A year ago, Craigslist founder Craig Newmark was busy touting e-government, promoting neighborhood social networks, and blogging about squirrel-proofing his bird feeder.
But now the 57-year-old entrepreneur is spending his days in more nerve-wracking pursuits: responding to attacks from ambitious attorneys general, legal threats from antiprostitution advocacy groups that sometimes seem to be actually anti-Craigslist, and critical articles written by journalists employed by the same newspapers that his company is helping to slowly eviscerate.
And now, two sources have told CNET, a congressional committee has asked Newmark to testify at a hearing in Washington, D.C. on Wednesday afternoon on the topic of “domestic minor sex trafficking.” About the only thing that might make matters worse, perhaps, would be President Obama himself joining the anti-Craigslist fray.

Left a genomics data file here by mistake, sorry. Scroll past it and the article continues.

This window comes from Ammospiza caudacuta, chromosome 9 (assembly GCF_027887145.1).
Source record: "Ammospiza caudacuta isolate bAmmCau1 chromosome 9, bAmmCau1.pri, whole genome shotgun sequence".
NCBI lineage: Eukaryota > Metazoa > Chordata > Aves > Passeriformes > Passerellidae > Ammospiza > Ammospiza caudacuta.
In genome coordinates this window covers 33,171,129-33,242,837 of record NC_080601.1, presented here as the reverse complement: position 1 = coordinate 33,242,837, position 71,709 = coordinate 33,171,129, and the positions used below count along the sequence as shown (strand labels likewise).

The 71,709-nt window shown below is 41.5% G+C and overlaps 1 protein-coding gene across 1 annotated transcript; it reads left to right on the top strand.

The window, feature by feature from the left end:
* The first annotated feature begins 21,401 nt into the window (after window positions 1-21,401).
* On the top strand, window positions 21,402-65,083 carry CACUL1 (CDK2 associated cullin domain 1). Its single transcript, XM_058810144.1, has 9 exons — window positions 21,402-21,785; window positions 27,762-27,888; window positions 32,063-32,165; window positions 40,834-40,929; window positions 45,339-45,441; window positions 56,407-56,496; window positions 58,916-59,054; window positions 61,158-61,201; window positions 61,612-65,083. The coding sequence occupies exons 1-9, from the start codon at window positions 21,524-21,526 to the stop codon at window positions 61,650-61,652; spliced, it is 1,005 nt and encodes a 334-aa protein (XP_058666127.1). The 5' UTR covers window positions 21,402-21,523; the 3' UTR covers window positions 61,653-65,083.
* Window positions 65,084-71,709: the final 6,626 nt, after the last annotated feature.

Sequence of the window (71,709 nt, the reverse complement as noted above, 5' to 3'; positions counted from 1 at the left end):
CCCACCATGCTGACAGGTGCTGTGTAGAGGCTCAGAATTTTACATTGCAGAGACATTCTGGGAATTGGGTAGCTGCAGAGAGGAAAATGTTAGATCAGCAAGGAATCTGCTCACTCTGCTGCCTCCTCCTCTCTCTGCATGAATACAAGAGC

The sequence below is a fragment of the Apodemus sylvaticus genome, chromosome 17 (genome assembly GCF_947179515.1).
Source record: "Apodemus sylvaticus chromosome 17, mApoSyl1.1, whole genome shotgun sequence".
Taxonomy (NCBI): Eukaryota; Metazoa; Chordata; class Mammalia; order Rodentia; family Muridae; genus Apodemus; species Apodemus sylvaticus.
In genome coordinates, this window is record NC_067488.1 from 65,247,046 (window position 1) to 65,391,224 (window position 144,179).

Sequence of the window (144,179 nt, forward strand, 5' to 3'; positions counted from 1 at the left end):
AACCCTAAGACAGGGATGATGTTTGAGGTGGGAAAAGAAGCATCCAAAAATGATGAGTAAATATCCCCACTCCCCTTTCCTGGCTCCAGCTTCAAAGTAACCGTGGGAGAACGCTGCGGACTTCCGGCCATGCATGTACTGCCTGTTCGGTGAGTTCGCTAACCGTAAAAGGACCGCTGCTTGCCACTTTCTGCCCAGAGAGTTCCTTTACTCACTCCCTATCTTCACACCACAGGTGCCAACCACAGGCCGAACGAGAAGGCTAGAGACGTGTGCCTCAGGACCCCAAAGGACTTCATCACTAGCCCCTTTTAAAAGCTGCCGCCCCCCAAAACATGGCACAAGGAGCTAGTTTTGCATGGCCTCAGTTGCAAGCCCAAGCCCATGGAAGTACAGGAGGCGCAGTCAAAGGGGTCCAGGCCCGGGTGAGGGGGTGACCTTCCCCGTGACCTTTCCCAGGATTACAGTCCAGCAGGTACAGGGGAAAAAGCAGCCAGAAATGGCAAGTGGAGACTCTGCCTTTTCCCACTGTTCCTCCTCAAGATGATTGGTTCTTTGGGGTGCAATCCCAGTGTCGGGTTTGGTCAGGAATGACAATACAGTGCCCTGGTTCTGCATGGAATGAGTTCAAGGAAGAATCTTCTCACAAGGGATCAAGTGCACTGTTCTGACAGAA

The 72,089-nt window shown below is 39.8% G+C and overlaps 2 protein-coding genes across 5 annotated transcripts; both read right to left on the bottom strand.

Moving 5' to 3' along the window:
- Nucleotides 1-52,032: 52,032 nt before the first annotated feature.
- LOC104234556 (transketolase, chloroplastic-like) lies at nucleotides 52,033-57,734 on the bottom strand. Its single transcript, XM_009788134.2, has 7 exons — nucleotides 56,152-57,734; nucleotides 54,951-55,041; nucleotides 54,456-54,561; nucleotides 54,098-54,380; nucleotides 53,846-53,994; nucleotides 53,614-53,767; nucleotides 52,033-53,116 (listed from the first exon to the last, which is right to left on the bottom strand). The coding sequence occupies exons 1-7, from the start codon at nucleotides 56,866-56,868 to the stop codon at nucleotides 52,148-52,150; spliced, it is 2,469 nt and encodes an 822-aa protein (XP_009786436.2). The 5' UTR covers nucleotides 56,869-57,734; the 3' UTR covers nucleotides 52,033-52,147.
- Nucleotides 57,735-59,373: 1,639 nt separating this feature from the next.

This political onslaught would present a formidable challenge even to companies like BP that have spent millions of dollars armoring themselves with lobbyists and accruing ex-congressmen on their payrolls. For a San Francisco-based company that continues to employ only around 30 people and has found itself the target of so much official obloquy, it could be an existential threat.